I heard a sudden crash and ran out of the pump shed. In a freak accident, the extension ladder had collapsed and the sharp end of it had come down on her foot. Mom was lying in the driveway with her ankle split open. Blood poured out onto the cracked pavement and mixed with the dirty leaves. I saw a jagged white bone sticking out and realized Mom’s foot had nearly been severed from her leg; the only thing holding it on was a ribbon of flesh and sinew. I’d been stuffed inside a scene of TV violence, something that only happened in R-rated movies I wasn’t allowed to see.
“Mom! What should I do?” I cried.
“Lee, call the Holmbergs!” she growled. They were our neighbors down the street.
Jerking to life like a wind-up toy, I yanked open the screen door and grabbed the rotary phone off the wall. My fingers felt thick and sticky and I couldn’t remember the number, so I ran back outside asking for help.
“Mom! Please tell me!”
“Go run down the street and get Dr. Holmberg.”
The last thing I saw was her lifting herself up on her one good leg and dragging her ankle toward the door. As I ran up the driveway to the street, I felt like I was wading through water, moving slowly like in a dream. Mom, the one who fixed things, made sandwiches, and put the house back together when we wrecked it, needed me and I couldn’t help her.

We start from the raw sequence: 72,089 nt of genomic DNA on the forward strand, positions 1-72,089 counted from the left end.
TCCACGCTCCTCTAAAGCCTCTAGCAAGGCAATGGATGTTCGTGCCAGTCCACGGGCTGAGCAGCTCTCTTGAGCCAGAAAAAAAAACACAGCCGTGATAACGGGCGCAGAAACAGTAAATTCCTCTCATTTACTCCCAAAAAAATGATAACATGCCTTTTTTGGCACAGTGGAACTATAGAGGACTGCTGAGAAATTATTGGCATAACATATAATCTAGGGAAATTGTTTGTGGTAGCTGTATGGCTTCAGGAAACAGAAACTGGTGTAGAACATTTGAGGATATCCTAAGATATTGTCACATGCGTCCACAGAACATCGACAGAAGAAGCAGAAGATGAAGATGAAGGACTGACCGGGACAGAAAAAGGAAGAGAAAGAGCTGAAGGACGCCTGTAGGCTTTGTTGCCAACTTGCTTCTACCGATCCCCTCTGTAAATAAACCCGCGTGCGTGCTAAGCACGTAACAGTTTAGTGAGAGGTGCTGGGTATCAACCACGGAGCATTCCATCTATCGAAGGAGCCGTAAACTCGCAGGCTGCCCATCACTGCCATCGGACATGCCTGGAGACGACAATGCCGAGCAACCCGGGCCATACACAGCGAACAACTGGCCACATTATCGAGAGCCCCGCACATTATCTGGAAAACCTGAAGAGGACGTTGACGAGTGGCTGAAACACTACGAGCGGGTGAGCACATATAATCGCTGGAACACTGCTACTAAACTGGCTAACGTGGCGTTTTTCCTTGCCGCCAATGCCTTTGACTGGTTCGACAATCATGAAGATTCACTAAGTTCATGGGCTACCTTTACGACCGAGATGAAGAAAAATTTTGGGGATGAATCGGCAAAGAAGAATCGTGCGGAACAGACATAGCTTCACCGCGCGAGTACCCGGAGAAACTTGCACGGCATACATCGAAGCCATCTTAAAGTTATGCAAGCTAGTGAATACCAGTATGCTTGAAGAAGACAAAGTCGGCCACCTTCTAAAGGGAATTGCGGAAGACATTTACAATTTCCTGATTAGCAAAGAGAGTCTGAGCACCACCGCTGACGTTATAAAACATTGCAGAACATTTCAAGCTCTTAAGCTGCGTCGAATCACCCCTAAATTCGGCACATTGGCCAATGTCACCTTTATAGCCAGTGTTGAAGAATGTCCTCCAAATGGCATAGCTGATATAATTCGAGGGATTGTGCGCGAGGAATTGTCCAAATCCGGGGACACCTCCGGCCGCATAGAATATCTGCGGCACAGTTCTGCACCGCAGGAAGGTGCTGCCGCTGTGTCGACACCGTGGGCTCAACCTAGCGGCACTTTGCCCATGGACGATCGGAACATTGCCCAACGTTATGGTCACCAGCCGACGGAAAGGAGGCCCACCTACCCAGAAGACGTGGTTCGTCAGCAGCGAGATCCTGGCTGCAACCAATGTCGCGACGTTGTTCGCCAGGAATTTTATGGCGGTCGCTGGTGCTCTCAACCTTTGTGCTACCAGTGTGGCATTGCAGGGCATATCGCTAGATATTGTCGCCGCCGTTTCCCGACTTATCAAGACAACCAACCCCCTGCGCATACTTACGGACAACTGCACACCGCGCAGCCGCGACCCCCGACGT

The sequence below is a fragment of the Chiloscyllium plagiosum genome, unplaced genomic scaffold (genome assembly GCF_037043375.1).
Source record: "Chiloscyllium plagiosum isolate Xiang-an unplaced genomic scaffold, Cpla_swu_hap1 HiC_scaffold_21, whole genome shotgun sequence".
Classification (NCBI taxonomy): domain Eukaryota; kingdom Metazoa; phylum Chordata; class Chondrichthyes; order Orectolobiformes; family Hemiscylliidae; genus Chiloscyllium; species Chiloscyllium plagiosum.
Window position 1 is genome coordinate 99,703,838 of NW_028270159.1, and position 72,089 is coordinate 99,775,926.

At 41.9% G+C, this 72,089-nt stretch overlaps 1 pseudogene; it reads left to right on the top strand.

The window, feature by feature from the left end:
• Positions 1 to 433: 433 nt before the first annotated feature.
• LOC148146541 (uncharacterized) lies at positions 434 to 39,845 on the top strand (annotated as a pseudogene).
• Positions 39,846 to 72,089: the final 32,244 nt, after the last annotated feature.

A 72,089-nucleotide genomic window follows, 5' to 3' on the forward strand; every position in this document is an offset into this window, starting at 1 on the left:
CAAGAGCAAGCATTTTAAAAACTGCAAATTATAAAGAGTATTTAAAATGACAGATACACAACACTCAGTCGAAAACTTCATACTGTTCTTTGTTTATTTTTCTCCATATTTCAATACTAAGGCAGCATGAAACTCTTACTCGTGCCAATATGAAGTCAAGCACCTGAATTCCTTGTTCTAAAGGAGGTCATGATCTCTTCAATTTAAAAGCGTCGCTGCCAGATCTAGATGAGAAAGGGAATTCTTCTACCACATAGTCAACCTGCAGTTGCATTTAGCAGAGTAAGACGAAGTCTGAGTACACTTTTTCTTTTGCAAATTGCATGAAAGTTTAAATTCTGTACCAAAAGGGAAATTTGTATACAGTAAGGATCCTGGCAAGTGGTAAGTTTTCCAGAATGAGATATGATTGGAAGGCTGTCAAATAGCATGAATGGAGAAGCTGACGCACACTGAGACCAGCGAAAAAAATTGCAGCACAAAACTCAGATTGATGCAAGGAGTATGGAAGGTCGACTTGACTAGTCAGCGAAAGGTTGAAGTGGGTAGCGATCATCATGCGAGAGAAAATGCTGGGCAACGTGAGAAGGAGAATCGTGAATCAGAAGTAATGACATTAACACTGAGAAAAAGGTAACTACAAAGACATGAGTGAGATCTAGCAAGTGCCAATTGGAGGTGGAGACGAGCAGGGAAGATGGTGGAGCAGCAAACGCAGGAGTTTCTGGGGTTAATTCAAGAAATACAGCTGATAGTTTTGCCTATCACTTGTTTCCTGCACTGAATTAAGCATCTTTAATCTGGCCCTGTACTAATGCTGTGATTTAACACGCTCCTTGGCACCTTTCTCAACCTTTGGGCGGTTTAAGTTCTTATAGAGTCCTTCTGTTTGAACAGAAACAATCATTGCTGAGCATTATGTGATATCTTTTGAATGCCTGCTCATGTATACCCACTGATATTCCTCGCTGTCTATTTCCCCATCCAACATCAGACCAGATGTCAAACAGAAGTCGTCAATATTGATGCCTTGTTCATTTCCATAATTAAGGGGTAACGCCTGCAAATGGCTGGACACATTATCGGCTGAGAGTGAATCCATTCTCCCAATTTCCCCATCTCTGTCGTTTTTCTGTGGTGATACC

When I got to the Holmberg’s, I knocked and yelled but no one came. At home, there was an ambulance in the driveway and my brothers were standing there with stunned looks on their faces. As it pulled away, I thought about the possibility that Mom wouldn’t come home. Who would make dinner? The only thing Dad knew how to make was hamburgers, and we didn’t do takeout.
I also worried irrationally that it would be my fault the bloodstained carpet was ruined. Money doesn’t grow on trees, Mom said when we begged for new toys at the store. It was one of her many folksy sayings, along with You were in Halifax chewing Beeswax, which means “before you were even thought of” according to Mom, and often referred to her college boyfriends before she met my dad.